Launched on May 4, 2002, the satellite has six different Earth-observing instruments on board and is named for the large amount of information it gathers about water on Earth. The water variables being measured include almost all elements of the water cycle: liquid, solid, and vapor forms. The data measures evaporation from the oceans, water vapor in the atmosphere, clouds, precipitation, soil moisture, sea ice, land ice, and snow cover on the land and ice. Additional variables being measured include radiative energy fluxes, aerosols, vegetation cover on the land, phytoplankton, and dissolved organic matter in the oceans, as well as air, land, and water temperatures.
The satellite was launched from Vandenberg Air Force Base aboard a Delta II rocket. Aqua is on a Sun-synchronous orbit. It has a mass of about 2,850 kilograms (6,300 lb.), plus propellant of about 230 kilograms (510 lb.) (at launch). Stowed, the satellite is 2.68 m x 2.49 m x 6.49 m. Deployed; Aqua is 4.81 m x 16.70 m x 8.04 m. That’s roughly the size of a cozy 1 bedroom apartment!
Aqua was the first member launched of a group of satellites termed the Afternoon Constellation, or sometimes the A-Train. The second member to be launched was Aura, in July 2004, the third member was PARASOL (a French satellite), in December 2004, and the fourth and fifth members are CloudSat and CALIPSO, in May 2006.
Aqua carries six instruments for studies of water on the Earth’s surface and in the atmosphere.
Claire Parkinson is a climatologist at NASA’s Goddard Space Flight Center, where she has worked since July 1978. She’s the Project Scientist with the Aqua satellite mission. For much of that time, her research has centered on satellite data analysis of sea ice and the role of sea ice in the global climate system.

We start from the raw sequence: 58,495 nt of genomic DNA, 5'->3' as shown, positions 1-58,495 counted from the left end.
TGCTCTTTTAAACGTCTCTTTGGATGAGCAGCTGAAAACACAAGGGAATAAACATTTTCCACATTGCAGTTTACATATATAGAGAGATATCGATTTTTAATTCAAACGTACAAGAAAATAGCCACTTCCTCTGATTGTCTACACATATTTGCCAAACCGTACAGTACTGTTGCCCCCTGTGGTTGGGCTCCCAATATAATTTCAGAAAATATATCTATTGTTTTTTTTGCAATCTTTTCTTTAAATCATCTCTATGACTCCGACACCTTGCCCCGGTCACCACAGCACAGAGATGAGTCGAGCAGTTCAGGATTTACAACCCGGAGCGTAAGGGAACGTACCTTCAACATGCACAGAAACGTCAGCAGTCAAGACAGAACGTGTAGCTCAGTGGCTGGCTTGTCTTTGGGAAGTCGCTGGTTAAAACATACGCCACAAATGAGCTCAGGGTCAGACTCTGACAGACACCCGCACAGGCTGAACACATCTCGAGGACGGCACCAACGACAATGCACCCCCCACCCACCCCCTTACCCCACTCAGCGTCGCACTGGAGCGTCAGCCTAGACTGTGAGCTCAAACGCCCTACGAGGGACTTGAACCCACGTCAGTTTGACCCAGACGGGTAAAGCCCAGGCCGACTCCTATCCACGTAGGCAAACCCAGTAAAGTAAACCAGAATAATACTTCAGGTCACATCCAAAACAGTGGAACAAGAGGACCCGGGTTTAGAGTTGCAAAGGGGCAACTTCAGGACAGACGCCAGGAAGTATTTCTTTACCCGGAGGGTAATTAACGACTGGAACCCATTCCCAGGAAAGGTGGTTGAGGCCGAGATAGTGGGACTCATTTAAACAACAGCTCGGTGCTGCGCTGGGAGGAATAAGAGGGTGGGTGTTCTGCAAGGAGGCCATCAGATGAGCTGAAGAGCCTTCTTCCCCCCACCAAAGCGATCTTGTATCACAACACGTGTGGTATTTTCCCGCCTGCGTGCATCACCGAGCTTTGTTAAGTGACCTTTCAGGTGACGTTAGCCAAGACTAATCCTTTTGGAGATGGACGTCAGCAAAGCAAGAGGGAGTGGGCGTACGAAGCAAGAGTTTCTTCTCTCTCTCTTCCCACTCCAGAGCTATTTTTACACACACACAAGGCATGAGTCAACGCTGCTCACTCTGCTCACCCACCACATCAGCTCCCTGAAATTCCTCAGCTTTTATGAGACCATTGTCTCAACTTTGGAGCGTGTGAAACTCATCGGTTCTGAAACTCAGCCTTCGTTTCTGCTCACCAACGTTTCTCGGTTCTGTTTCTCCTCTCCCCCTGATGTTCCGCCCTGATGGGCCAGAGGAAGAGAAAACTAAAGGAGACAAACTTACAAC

Claire has served on the American Meteorological Society’s Committee on Polar Meteorology and Oceanography and the same society’s Committee on the History of Atmospheric Sciences. She has served as an Associate Editor of the International Glaciological Society’s Annals of Glaciology and as a Scientific Editor of the Journal of Glaciology. She has also served on the Advisory Panel on Climate and Global Change for the National Oceanic and Atmospheric Administration (NOAA) and on the Climate Research Committee of the National Academy of Sciences. She is currently a science adviser for the Earth & Sky radio program and for Soundprint Media Center’s radio series on Explaining Space Science. Claire has a B.A. in mathematics from Wellesley College in Massachusetts, where she was elected to both Phi Beta Kappa and Sigma Xi, and a Ph.D. in climatology from Ohio State University.
Dr. Parkinson talked more about being able to ‘see the science’ happening inside a hurricane through Aqua’s satellite images:
“But because of the different types of instruments we’ve got on Aqua we can also see other things highlighted. For instance, the eye wall and rain bands in a hurricane get highlighted with certain channels from the AMSR-E instrument. And also, after a hurricane passes by, the sea surface temperatures that the AMSR-E instrument records actually sometimes show what’s called the ‘cold wake’, where the sea surface temperatures have dropped. The cold wake forms because as the hurricane goes by, it churns up the water, bringing up some colder water from beneath, and that churning up of the water ends up very visible from the satellite data in terms of revealing the cooling of the sea surface temperatures. Also, the AIRS instrument can get us further information about the hurricanes by getting us things like the cloud top temperature and pressure.
The Aqua data are helping so many people in so many ways, and it’s a wonderful honor and privilege to be able to be a prime player in a mission that is doing so much.”